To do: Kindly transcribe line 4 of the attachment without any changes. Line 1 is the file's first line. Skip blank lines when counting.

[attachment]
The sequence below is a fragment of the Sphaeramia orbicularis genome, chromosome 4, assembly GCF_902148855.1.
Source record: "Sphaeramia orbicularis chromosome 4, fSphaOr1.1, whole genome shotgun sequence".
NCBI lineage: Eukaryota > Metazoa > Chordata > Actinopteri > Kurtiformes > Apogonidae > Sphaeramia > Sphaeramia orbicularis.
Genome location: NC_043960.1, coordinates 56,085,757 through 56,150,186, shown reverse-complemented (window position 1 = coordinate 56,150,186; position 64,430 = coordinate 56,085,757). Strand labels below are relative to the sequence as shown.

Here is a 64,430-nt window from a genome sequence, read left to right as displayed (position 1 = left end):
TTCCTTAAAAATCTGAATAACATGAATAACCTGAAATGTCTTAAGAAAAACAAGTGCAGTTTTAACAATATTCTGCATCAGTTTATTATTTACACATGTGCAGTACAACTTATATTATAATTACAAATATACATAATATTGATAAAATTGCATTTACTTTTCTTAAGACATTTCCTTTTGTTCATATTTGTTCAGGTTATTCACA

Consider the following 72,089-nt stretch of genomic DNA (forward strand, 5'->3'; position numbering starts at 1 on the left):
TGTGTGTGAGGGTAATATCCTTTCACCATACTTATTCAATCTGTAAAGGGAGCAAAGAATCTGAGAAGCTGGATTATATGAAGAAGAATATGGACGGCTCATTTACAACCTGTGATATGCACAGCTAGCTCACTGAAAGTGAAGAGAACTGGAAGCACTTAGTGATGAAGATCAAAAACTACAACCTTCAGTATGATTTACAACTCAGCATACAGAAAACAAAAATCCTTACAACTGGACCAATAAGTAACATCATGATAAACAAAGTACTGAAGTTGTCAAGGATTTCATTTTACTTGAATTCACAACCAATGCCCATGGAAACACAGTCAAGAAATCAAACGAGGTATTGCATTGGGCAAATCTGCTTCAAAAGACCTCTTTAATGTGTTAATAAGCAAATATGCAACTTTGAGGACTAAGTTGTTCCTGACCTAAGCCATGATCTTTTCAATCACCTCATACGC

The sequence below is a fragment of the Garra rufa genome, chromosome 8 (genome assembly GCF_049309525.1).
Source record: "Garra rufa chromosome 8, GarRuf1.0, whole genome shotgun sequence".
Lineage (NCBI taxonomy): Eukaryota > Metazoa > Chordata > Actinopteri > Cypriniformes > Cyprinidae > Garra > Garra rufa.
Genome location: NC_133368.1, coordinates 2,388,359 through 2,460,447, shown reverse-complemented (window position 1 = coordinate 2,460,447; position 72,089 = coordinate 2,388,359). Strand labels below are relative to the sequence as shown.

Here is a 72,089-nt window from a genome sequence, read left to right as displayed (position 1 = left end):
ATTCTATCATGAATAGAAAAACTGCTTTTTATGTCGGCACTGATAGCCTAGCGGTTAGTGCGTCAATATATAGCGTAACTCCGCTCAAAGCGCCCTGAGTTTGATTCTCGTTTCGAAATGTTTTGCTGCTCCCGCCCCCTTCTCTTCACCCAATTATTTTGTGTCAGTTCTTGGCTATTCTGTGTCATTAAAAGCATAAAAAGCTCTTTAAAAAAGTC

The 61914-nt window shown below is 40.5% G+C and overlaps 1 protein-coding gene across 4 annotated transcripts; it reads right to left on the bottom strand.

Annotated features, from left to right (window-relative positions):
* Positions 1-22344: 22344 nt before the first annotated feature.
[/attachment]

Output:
Genome location: NC_043960.1, coordinates 56,085,757 through 56,150,186, shown reverse-complemented (window position 1 = coordinate 56,150,186; position 64,430 = coordinate 56,085,757). Strand labels below are relative to the sequence as shown.